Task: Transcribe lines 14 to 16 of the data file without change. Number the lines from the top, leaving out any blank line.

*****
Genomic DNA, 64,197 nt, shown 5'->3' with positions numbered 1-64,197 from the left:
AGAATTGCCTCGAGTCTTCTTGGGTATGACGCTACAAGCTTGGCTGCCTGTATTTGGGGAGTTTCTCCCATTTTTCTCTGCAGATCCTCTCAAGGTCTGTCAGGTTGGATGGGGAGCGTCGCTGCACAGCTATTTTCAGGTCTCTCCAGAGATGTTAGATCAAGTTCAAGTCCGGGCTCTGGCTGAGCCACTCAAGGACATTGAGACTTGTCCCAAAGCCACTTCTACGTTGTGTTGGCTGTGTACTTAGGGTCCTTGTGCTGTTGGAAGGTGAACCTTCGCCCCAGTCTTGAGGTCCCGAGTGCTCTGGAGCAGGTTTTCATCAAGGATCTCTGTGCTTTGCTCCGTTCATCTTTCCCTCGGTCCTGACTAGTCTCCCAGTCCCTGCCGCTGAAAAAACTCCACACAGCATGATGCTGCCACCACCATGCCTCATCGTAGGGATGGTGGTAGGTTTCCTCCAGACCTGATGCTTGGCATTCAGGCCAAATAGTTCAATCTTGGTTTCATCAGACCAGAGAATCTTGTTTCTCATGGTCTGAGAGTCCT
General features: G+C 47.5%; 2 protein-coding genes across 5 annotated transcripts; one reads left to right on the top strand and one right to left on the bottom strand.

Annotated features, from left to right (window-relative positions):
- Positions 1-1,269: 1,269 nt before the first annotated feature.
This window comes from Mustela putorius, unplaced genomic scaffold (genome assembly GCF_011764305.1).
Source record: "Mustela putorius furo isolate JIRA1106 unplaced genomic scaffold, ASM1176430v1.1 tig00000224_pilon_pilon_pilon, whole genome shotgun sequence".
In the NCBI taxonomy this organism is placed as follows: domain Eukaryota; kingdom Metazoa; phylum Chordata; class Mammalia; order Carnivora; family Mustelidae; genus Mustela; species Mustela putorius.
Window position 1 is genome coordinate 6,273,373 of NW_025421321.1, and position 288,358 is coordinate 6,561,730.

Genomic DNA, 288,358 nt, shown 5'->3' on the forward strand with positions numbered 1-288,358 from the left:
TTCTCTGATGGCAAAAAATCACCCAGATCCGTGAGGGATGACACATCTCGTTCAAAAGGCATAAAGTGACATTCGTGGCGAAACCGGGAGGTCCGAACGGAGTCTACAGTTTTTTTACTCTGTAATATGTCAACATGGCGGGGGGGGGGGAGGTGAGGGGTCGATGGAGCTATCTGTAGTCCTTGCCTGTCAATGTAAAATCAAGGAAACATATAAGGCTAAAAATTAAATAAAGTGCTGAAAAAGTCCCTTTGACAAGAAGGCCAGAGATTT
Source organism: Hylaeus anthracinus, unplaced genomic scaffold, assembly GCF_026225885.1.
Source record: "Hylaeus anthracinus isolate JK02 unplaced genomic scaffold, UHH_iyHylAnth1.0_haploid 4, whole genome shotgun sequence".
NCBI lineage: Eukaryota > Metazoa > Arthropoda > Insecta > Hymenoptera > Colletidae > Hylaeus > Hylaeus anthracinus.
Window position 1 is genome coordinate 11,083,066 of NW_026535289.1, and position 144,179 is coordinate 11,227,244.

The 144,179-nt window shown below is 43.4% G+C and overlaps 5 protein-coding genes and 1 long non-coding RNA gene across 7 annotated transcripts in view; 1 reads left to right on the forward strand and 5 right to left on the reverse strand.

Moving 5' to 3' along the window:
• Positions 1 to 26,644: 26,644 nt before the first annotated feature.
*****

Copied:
NCBI lineage: Eukaryota > Metazoa > Arthropoda > Insecta > Hymenoptera > Colletidae > Hylaeus > Hylaeus anthracinus.
Window position 1 is genome coordinate 11,083,066 of NW_026535289.1, and position 144,179 is coordinate 11,227,244.

The 144,179-nt window shown below is 43.4% G+C and overlaps 5 protein-coding genes and 1 long non-coding RNA gene across 7 annotated transcripts in view; 1 reads left to right on the forward strand and 5 right to left on the reverse strand.